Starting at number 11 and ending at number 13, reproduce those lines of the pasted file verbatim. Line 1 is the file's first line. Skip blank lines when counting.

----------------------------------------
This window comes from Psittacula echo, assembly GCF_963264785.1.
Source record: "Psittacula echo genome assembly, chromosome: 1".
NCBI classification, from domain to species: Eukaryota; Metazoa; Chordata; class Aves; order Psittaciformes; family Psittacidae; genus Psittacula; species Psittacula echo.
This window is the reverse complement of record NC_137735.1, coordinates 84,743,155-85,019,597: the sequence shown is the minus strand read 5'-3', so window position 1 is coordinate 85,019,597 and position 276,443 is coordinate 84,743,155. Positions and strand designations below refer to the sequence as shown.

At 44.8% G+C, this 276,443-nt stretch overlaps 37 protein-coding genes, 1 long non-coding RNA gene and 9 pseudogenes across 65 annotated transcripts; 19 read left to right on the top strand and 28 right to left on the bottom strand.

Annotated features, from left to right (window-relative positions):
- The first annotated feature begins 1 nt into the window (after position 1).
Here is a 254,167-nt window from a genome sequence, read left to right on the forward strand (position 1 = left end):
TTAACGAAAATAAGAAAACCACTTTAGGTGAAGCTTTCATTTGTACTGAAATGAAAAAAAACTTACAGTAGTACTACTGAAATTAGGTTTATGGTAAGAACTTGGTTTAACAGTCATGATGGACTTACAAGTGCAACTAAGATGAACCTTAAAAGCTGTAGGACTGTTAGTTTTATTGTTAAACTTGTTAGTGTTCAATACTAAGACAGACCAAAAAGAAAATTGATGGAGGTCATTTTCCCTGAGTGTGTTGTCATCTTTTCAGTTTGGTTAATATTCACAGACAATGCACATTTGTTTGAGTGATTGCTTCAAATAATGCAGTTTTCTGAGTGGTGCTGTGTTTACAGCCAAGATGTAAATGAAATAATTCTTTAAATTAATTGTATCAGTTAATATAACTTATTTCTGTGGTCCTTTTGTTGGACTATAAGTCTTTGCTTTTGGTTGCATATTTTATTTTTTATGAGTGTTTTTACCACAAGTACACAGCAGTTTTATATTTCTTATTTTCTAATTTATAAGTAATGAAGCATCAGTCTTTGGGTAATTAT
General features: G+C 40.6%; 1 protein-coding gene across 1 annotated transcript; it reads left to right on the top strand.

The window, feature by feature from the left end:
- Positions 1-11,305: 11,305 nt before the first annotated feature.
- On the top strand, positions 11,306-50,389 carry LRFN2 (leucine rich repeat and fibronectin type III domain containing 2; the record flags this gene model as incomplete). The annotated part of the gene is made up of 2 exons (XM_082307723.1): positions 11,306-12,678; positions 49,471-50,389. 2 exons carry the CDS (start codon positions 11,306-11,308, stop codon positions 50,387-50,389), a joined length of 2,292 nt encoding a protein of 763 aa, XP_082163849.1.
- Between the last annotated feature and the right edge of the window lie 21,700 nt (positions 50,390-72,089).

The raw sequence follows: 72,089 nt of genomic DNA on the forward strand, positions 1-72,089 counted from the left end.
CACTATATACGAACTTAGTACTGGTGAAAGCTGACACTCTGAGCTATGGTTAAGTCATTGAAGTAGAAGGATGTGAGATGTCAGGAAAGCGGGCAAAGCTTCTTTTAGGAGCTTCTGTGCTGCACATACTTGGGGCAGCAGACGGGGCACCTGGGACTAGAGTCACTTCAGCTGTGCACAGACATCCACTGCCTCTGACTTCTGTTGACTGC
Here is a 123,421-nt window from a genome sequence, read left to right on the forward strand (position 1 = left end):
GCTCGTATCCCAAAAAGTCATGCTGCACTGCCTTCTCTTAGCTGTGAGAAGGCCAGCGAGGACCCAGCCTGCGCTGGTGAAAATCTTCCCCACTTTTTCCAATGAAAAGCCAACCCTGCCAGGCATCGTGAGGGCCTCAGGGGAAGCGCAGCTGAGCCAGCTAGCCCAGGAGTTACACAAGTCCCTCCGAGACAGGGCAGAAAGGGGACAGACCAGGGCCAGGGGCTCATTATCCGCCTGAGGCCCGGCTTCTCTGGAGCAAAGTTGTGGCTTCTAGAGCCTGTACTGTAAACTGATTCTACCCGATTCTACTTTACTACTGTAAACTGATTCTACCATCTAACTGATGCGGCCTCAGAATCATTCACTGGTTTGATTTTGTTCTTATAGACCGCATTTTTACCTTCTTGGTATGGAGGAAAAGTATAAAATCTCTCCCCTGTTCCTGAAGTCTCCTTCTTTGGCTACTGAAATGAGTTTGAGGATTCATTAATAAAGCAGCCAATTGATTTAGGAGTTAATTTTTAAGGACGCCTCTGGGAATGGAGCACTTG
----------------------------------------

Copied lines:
The window, feature by feature from the left end:
- Positions 1-11,305: 11,305 nt before the first annotated feature.
- On the top strand, positions 11,306-50,389 carry LRFN2 (leucine rich repeat and fibronectin type III domain containing 2; the record flags this gene model as incomplete). The annotated part of the gene is made up of 2 exons (XM_082307723.1): positions 11,306-12,678; positions 49,471-50,389. 2 exons carry the CDS (start codon positions 11,306-11,308, stop codon positions 50,387-50,389), a joined length of 2,292 nt encoding a protein of 763 aa, XP_082163849.1.